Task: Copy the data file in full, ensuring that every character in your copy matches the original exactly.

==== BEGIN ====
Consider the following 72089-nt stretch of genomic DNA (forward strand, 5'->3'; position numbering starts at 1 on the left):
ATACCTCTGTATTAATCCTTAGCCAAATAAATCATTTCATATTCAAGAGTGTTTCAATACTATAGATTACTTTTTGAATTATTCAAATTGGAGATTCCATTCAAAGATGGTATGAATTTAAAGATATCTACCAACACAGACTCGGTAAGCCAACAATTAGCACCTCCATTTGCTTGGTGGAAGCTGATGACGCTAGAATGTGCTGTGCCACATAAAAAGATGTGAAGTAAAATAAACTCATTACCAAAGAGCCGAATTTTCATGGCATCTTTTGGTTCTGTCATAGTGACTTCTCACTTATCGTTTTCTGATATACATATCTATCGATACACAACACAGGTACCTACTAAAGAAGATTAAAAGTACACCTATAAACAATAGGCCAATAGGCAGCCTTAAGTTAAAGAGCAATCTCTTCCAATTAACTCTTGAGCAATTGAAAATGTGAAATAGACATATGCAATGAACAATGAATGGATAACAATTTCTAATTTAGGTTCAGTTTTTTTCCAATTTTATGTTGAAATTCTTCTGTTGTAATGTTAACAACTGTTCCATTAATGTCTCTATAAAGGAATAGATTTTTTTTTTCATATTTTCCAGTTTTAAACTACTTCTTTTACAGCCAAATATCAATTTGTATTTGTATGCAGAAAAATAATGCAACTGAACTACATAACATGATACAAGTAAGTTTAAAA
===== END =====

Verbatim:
Consider the following 72089-nt stretch of genomic DNA (forward strand, 5'->3'; position numbering starts at 1 on the left):
ATACCTCTGTATTAATCCTTAGCCAAATAAATCATTTCATATTCAAGAGTGTTTCAATACTATAGATTACTTTTTGAATTATTCAAATTGGAGATTCCATTCAAAGATGGTATGAATTTAAAGATATCTACCAACACAGACTCGGTAAGCCAACAATTAGCACCTCCATTTGCTTGGTGGAAGCTGATGACGCTAGAATGTGCTGTGCCACATAAAAAGATGTGAAGTAAAATAAACTCATTACCAAAGAGCCGAATTTTCATGGCATCTTTTGGTTCTGTCATAGTGACTTCTCACTTATCGTTTTCTGATATACATATCTATCGATACACAACACAGGTACCTACTAAAGAAGATTAAAAGTACACCTATAAACAATAGGCCAATAGGCAGCCTTAAGTTAAAGAGCAATCTCTTCCAATTAACTCTTGAGCAATTGAAAATGTGAAATAGACATATGCAATGAACAATGAATGGATAACAATTTCTAATTTAGGTTCAGTTTTTTTCCAATTTTATGTTGAAATTCTTCTGTTGTAATGTTAACAACTGTTCCATTAATGTCTCTATAAAGGAATAGATTTTTTTTTTCATATTTTCCAGTTTTAAACTACTTCTTTTACAGCCAAATATCAATTTGTATTTGTATGCAGAAAAATAATGCAACTGAACTACATAACATGATACAAGTAAGTTTAAAA